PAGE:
I abandoned this joint movement with Clingman and went down to see General Hoke on my left about three hundred yards. My men were falling all around me. I never made better speed in my life. I arranged with General Hoke that he should send out a strong skirmish line and attack the enemy in this swamp, on its right flank, and that I would detail every other man of my brigade, who would unite in this attack upon their position upon hearing his guns. This was executed splendidly and we got rid of the sharp-shooters in the swamp. That night I received orders from Hoke that upon hearing from Clingman before day the next morning, we were to vacate that line and retire to a line that had been constructed in the rear. I waited most anxiously for an hour or two before day for the message from Clingman. I at last discovered the first stroke of dawn, and hearing nothing from Clingman I sent to him to know if it was not time for him to move. To my surprise and indignation he had vacated the line and retired without notifying me, leaving our whole front open to the enemy.
And then on to the battle of Dewey’s Bluff…
On the 16th of June, 1864, General Pickett was ordered to mark his division as rapidly as possible to save Dewey’s Bluff. This was across the James River from Chaffin’s Farm, and I was familiar with all the byroads, etc. I was ordered to take the lead and go through woods and cross the country without regard to roads, and get to Dewey’s Bluff as soon as possible. I think my march on that occasion was the fastest on record. We crossed the James River on a pontoon bridge, and found Dewey’s Bluff safe. We marched on down the Richmond and Petersburg Turnpike a mile or two below Dewey’s Bluff where we struck the enemy.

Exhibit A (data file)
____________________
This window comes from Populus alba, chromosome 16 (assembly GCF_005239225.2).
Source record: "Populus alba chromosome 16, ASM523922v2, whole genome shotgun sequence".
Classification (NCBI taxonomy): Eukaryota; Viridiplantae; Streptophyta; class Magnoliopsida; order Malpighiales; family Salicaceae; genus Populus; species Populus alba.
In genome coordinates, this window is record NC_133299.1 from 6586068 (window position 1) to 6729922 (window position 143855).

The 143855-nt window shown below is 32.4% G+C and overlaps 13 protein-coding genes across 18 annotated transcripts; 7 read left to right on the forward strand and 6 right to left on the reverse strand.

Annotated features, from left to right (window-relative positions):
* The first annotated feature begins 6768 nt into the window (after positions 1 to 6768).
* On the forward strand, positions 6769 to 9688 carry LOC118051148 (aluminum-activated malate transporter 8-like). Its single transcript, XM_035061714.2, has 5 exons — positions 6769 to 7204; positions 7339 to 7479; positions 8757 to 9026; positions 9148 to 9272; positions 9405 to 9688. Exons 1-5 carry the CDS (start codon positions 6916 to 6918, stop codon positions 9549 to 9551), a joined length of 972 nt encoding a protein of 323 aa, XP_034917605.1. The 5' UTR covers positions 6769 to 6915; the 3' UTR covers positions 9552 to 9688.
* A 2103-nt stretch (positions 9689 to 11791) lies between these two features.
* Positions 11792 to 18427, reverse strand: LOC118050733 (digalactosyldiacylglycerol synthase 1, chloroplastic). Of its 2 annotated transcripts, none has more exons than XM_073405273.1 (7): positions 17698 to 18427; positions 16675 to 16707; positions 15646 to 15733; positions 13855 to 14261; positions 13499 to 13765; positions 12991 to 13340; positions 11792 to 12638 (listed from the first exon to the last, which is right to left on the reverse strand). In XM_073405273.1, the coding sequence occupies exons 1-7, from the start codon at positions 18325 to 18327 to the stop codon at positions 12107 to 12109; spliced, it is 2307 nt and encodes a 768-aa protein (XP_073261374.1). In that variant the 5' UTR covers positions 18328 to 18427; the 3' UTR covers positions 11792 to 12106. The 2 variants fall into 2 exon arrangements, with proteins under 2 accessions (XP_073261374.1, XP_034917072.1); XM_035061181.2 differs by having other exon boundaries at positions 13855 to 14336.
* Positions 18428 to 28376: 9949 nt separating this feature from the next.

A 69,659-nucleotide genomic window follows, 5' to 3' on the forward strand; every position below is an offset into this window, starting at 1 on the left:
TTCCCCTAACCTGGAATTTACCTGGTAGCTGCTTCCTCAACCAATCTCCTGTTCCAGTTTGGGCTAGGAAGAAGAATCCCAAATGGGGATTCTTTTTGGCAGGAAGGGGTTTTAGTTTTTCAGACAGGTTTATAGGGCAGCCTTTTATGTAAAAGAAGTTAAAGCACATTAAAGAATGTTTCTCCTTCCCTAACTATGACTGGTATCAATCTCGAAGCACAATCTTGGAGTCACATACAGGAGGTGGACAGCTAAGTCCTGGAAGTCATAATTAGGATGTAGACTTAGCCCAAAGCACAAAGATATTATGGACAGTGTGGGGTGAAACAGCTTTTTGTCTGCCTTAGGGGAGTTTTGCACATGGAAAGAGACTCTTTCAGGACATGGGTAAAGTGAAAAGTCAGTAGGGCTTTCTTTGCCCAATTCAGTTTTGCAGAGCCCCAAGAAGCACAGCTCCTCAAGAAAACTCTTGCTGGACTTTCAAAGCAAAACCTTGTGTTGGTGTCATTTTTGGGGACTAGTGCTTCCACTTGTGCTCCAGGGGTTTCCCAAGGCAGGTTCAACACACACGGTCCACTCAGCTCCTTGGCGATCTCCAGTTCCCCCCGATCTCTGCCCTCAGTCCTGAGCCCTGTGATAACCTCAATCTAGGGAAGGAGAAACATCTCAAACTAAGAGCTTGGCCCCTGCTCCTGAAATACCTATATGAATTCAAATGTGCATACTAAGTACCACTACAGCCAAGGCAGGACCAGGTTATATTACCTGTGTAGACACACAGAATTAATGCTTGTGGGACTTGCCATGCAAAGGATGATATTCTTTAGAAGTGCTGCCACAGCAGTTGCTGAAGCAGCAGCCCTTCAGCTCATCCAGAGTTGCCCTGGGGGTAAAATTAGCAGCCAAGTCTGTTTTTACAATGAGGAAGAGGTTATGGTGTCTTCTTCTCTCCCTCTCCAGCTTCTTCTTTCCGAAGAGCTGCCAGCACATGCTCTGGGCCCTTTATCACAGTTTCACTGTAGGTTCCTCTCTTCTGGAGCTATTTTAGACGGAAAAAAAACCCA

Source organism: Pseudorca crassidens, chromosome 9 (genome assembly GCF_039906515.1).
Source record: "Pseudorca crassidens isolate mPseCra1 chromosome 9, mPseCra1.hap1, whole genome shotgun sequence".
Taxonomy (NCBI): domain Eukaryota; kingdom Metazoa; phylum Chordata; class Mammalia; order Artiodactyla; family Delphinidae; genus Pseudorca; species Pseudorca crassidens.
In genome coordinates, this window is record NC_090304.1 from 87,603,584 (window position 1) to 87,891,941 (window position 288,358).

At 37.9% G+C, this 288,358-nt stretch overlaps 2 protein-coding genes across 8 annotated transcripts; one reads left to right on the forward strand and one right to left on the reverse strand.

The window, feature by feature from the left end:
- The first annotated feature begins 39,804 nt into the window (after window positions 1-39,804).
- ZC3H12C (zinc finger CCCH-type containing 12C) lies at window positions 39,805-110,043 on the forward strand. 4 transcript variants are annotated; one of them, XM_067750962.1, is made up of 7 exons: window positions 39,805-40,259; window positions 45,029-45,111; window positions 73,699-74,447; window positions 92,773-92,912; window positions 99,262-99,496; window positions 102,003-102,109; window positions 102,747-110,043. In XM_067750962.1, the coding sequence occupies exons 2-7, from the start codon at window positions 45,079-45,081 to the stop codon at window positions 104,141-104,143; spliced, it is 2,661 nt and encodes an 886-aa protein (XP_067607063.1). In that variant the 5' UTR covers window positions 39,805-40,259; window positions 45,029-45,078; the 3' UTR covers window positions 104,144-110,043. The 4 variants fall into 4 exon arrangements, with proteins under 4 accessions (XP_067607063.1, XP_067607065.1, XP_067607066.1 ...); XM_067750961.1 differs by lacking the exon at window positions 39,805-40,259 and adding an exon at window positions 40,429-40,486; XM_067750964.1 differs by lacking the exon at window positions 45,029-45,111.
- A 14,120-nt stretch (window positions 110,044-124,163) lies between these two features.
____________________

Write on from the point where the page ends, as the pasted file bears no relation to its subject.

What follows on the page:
General Butler in the meantime had taken possession of Beauregard’s abandoned works and turned them on us. I was in front and when I struck the enemy, I ordered my brigade to left-face and charge. I have never seen anything done so handsomely. We drove the enemy past Beauregard’s abandoned works, and in their own line, and turned our works upon them.
The other brigades of the division followed mine, and they fought on my right and left, and before night we had recaptured the whole of Beauregard’s abandoned line.
We remained in this fortified line for a long time. General Butler’s troops were opposed to us. Our skirmish lines were within 35 yards of each other at one time, and dear old General Lee rode around the lines with me on one occasion, and said, “Who are those people out yonder?” I said it was the Yankee skirmish line. He said, “What are they doing there? We are in the habit of believing this country belongs to us. Drive them away sir; drive them away.” I told him, “All right.” That night I made a night-attack on their skirmish line and did drive it away, some distance back.
Eppa was impressed by Grant’s aggressive strategies that he witnessed in these battles, realizing that Grant’s superior numbers and willingness to use them would eventually catch up to Lee’s army. But they pressed on, trying to save the capitol of the CSA, Richmond. From his journal…
In the meantime Grant laid siege to Petersburg, and while he was not a brilliant military man, he was the first to conceive the best mode of subjugating the South. He saw that we could not supply the loss of our men, while he could get recruits to any number. He, therefore, determined that he would wear Lee out by attrition, and if he lost 10 men to Lee’s one, he saw that the end was certain, and that Lee must eventually surrender. Acting on this idea, he extended his line until General Lee’s line became so thin it was hardly able to resist attack. General Lee’s line at this time extended from in front of Richmond beyond Petersburg - a distance of nearly 35 miles.
Three brigades of Pickett’s Division, which had been relieved by Mahone, were on the south side of James River; while my brigade returned to the north side. In March, 1865, General Lee had 35,000 men and Grant about 150,000. Pickett was ordered to Five Forks to meet the extended line of General Grant. I was ordered to report of General Lee on Hatcher’s Run. General Pickett had a good force of infantry and Fitzhugh Lee’s and William H. F. Lee’s cavalry. He drove the enemy back to Dinwiddie Courthouse.